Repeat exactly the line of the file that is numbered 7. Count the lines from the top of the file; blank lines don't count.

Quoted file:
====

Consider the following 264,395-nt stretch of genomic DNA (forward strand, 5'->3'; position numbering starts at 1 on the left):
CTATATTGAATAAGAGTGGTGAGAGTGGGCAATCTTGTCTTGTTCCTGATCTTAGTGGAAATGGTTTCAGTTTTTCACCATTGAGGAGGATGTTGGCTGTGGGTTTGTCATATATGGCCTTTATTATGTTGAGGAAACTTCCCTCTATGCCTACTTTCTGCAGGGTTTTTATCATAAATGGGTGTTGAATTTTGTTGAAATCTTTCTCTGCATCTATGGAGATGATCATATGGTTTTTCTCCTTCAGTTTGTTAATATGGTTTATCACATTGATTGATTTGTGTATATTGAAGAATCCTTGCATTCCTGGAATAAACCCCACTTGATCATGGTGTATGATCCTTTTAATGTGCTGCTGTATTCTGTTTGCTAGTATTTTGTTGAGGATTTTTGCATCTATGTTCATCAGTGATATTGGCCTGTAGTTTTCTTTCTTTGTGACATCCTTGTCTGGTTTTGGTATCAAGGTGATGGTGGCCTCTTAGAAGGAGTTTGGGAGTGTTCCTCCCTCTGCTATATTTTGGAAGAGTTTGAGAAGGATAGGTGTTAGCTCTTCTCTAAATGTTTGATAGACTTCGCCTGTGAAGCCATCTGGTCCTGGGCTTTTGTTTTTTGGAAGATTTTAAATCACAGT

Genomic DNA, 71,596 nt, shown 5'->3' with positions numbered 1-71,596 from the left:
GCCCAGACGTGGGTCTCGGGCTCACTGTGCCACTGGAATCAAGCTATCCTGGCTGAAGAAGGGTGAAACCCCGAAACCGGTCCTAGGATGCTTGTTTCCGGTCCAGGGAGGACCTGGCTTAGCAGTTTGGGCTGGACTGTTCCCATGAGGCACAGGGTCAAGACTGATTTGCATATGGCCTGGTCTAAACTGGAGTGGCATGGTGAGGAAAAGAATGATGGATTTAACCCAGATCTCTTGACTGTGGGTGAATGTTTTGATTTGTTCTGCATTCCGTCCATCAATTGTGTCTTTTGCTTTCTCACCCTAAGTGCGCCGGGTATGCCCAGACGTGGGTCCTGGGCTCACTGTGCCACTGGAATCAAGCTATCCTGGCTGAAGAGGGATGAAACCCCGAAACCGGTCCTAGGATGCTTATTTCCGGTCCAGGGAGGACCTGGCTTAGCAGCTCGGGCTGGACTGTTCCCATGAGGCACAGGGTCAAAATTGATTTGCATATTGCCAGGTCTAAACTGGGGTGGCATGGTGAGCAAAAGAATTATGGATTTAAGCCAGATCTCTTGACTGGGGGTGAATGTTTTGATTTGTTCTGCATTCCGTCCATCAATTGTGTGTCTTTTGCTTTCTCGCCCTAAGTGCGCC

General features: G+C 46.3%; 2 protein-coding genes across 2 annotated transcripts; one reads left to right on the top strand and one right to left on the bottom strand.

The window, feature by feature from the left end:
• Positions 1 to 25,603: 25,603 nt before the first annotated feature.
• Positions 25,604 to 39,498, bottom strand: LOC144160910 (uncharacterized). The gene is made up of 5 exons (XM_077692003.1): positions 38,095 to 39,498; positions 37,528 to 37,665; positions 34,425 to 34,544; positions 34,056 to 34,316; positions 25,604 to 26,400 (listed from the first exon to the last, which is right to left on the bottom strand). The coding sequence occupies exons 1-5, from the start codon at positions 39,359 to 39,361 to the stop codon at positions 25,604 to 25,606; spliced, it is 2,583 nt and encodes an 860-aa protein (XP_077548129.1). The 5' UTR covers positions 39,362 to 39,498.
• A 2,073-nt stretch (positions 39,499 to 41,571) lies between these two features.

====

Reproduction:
• Positions 1 to 25,603: 25,603 nt before the first annotated feature.